“We will be aggressive in our pursuit of anyone who supports the ideals proclaimed by other white supremacists and how there is a frenzy on social media platforms where hate is fueling more hate,” New York Governor Cathy Hochhol said on Saturday.
Here are other high-profile massacres in recent years that the authorities have said were fueled by hate.
Shooter ‘hates the Jewish community and the Muslim community’
He was armed with an AR-15 when he entered the busy Chabad Temple of Powai and began shooting. He also admitted setting fire to a mosque near Escondido several weeks before the shooting.
“The defendant targeted his victims because he hates the Jewish community and the Muslim community,” Randy Grossman, the US Attorney for the Southern District of California, said earlier.
“The accused has been silenced and hated. He will spend the rest of his days and die in prison while behind bars,” Grossman said.
The deadliest attack on Latinos in modern US history
11 worshipers killed in Pittsburgh synagogue
Federal prosecutors said in 2019 that they would seek the death penalty on charges that include obstruction of the free exercise of religious beliefs resulting in death, use and release of a firearm to commit murder and possession of a firearm during a violent crime.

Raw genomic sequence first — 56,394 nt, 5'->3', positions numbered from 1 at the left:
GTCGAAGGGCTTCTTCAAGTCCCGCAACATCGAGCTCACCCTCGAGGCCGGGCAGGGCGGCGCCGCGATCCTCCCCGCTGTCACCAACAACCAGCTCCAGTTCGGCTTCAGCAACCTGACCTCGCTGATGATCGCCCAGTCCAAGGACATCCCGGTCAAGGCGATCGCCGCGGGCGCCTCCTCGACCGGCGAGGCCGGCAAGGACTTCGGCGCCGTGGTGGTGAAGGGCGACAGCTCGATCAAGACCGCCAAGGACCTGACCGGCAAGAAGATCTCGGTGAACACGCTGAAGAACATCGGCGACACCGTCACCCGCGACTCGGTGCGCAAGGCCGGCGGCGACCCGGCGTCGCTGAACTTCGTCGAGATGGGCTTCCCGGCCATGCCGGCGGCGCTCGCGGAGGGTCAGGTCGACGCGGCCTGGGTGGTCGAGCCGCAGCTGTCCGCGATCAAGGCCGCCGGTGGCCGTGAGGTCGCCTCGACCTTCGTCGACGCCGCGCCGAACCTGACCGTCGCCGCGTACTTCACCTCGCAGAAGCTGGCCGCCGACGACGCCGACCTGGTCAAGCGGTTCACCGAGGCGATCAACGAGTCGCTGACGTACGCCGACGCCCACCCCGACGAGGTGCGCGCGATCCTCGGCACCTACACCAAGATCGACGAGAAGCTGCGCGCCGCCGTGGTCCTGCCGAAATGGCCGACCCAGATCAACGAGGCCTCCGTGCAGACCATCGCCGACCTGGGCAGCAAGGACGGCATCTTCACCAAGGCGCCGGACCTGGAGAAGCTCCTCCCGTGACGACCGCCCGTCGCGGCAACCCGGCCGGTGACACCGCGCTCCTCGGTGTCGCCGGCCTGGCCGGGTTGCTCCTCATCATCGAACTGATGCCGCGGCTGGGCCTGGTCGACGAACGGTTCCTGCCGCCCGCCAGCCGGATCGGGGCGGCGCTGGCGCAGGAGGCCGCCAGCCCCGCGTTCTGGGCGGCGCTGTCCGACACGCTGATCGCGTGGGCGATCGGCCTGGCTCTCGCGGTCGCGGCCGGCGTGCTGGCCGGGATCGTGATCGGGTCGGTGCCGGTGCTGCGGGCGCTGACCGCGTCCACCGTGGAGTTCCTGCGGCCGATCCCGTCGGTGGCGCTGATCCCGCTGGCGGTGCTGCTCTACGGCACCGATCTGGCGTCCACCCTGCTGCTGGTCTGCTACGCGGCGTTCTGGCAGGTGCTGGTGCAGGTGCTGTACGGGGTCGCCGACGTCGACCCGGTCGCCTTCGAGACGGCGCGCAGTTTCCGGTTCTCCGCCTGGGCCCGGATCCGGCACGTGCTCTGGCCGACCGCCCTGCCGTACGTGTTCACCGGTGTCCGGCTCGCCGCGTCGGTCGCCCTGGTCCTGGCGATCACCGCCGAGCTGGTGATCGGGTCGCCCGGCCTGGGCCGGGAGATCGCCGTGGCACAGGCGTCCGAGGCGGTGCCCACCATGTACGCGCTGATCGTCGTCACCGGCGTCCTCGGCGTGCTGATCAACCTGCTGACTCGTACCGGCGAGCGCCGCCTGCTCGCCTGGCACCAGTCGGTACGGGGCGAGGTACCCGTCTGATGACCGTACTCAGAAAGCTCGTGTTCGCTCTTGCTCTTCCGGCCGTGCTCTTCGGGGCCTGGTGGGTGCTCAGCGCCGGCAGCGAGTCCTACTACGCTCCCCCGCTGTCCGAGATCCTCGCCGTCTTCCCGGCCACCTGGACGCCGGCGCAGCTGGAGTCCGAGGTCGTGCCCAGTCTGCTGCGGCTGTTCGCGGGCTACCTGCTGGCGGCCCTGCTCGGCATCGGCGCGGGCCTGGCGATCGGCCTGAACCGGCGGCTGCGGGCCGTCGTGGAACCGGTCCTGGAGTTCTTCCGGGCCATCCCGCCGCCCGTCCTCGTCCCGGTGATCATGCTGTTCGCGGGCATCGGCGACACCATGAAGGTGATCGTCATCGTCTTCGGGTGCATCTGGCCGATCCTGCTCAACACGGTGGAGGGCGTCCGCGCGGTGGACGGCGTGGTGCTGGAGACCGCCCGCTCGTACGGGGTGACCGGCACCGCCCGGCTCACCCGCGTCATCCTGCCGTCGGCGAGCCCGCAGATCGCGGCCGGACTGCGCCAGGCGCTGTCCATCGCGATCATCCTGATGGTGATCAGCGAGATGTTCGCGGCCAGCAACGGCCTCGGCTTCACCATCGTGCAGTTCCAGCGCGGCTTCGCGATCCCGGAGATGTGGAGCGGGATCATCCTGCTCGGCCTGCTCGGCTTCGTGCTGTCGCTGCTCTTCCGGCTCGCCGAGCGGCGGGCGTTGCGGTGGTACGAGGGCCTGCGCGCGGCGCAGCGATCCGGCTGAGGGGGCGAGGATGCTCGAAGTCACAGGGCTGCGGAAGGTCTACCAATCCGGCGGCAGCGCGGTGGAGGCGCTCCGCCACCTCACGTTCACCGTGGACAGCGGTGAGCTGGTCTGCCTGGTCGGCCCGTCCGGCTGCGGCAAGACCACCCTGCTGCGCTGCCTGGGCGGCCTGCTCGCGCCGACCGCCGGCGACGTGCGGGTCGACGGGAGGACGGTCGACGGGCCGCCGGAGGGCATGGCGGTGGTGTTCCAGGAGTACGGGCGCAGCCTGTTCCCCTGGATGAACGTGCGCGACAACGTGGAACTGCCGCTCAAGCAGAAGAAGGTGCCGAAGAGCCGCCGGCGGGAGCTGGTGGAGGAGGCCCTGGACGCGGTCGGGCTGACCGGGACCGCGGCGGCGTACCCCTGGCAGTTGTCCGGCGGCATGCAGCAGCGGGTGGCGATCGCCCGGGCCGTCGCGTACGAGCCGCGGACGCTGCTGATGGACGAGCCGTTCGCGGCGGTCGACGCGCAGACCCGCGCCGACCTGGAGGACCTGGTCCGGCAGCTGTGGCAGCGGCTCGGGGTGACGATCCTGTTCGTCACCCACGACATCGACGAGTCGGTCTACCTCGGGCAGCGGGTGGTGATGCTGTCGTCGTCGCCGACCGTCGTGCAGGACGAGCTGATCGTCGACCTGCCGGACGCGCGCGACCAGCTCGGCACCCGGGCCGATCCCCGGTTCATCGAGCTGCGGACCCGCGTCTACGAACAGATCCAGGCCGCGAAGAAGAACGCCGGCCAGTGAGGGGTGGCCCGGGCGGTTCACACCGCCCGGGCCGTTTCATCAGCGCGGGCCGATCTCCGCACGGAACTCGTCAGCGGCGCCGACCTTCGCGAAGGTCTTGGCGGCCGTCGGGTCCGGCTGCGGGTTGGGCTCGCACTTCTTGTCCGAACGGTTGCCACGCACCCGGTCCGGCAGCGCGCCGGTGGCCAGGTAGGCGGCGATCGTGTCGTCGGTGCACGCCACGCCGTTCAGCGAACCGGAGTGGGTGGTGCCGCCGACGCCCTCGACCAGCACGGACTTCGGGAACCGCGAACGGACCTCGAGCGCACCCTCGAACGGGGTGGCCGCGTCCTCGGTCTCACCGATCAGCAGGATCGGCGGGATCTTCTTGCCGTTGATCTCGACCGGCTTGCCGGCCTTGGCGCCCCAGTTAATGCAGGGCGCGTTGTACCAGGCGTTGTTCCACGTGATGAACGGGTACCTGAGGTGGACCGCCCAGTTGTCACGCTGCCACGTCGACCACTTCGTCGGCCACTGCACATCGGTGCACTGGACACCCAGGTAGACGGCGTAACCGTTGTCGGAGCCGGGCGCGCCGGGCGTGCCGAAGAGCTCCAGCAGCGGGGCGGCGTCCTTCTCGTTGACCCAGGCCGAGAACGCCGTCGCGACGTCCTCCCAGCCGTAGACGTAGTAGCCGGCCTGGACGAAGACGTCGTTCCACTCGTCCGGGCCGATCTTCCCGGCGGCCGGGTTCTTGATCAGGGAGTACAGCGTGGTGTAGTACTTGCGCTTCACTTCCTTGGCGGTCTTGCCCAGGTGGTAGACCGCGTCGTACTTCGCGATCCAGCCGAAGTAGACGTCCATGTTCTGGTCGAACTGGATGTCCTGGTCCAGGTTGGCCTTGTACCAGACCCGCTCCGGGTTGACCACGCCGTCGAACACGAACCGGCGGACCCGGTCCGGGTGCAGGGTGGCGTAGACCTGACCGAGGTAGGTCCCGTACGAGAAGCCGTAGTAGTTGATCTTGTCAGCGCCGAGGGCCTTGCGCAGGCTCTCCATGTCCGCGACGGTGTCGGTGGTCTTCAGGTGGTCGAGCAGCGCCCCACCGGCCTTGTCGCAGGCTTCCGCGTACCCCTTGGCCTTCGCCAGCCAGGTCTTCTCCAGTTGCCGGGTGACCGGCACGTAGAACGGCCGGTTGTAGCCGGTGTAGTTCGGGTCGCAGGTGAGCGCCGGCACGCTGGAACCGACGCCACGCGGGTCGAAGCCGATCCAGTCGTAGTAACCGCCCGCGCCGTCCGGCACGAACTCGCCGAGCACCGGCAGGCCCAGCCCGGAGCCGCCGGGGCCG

They said they were justified in demanding the death penalty because of the role that Powers’ anti-Semitic views played in the shooting.
He has pleaded not guilty and has yet to be tried.
Charleston Church becomes a target
“Mother Emmanuel directed him precisely because she was a historically African American church of significance to the people of Charleston, South Carolina and the nation,” then US Attorney Loretta Lynch said in 2015. Rove found his goals, African Americans worshiping.”
Lynch said Rove spent months planning the attack.
“He was looking for the kind of church and parish whose death would in fact make him notorious…for his racist views,” she said.
A striker spoke of a ‘holy racial war’
A veteran has opened fire at a gurdwara – or Sikh house of worship – in the Milwaukee suburb of Oak Creek, Wisconsin, killing six people and wounding four others.
Then-Attorney General Eric Holder described the attack as an “act of terrorism, an act of hate, and a hate crime.”
According to a man who described himself as Page’s old comrade in the Army, the attacker spoke of a “racial holy war” when they served together in the 1990s.
Christopher Robillard, of Oregon, who said he lost contact with Paige, added in 2012 that when Paige rants, “it’s mostly going to be about anyone who’s not white.”